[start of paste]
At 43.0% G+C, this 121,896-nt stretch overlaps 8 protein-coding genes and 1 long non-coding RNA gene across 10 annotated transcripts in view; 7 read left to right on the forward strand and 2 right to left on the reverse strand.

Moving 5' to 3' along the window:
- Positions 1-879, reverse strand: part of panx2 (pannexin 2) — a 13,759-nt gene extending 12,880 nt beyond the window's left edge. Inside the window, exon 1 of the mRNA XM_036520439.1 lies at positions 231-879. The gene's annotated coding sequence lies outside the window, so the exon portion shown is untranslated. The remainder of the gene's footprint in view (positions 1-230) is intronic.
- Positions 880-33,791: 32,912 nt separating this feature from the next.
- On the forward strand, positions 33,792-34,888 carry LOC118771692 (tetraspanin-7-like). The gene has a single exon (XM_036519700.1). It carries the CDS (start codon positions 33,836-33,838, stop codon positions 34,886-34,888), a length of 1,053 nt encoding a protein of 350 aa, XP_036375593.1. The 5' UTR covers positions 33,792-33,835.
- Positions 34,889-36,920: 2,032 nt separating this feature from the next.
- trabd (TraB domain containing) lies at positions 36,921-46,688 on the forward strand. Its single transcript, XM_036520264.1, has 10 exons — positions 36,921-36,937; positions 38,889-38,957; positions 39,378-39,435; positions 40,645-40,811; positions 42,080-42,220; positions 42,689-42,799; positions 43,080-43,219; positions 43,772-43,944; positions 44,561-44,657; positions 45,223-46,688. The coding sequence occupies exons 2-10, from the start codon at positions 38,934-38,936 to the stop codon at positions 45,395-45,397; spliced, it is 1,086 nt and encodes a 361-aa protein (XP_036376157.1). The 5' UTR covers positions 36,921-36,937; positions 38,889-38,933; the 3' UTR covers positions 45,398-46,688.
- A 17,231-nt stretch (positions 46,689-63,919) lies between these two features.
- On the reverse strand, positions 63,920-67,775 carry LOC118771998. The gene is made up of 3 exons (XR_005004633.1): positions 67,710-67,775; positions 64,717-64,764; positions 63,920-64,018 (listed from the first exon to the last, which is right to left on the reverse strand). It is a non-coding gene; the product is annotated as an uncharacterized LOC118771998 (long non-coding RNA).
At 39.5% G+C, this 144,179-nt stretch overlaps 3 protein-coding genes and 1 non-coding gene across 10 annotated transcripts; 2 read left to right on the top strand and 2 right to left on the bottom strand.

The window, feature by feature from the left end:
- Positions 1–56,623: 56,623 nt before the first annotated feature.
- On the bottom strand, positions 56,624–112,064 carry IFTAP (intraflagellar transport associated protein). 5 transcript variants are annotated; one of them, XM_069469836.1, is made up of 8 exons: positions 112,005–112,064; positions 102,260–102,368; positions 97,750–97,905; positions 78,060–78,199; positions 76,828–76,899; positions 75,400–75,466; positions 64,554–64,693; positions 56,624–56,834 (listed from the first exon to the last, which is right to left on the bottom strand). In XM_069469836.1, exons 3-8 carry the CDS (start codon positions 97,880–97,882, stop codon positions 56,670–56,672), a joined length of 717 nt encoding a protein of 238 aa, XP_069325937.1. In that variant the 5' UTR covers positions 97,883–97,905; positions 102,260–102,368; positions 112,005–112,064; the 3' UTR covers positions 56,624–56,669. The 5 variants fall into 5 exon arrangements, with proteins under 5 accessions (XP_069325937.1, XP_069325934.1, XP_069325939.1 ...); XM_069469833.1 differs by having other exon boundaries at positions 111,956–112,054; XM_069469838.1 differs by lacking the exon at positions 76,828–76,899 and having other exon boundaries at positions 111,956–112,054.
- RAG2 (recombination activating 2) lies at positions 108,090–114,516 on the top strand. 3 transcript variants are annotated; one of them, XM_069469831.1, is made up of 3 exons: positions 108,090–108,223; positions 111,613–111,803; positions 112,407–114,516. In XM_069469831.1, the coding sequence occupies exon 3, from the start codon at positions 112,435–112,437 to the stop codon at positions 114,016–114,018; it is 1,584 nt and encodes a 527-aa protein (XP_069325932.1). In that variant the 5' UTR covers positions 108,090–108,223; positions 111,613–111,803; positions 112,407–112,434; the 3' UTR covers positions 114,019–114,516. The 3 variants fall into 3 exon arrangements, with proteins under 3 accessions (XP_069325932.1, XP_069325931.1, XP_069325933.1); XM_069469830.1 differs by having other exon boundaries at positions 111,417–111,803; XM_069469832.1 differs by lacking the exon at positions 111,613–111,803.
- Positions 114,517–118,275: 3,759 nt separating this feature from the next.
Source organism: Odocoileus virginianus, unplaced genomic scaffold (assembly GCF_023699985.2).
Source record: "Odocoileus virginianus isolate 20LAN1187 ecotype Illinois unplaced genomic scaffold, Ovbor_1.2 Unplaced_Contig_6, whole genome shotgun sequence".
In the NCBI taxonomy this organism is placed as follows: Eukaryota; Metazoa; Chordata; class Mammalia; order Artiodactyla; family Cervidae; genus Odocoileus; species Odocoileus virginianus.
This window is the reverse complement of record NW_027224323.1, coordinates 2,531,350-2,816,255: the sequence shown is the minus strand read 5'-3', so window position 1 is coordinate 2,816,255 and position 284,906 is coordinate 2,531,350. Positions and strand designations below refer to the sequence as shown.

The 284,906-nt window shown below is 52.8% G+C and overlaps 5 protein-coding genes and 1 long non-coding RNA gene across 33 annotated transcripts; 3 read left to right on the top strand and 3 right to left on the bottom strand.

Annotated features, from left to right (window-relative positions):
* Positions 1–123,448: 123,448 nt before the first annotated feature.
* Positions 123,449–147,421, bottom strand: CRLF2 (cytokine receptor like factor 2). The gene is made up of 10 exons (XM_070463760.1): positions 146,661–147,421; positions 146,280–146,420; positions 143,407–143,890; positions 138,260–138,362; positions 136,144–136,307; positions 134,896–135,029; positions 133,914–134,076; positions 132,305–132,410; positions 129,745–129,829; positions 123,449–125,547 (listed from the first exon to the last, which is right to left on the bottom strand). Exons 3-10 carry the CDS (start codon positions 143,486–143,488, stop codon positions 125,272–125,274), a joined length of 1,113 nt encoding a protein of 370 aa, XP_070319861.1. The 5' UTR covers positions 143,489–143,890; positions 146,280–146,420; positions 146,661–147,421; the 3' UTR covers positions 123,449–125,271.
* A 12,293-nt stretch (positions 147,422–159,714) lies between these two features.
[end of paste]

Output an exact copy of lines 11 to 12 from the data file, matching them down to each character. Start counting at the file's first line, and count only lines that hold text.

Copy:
The window, feature by feature from the left end:
- Positions 1–56,623: 56,623 nt before the first annotated feature.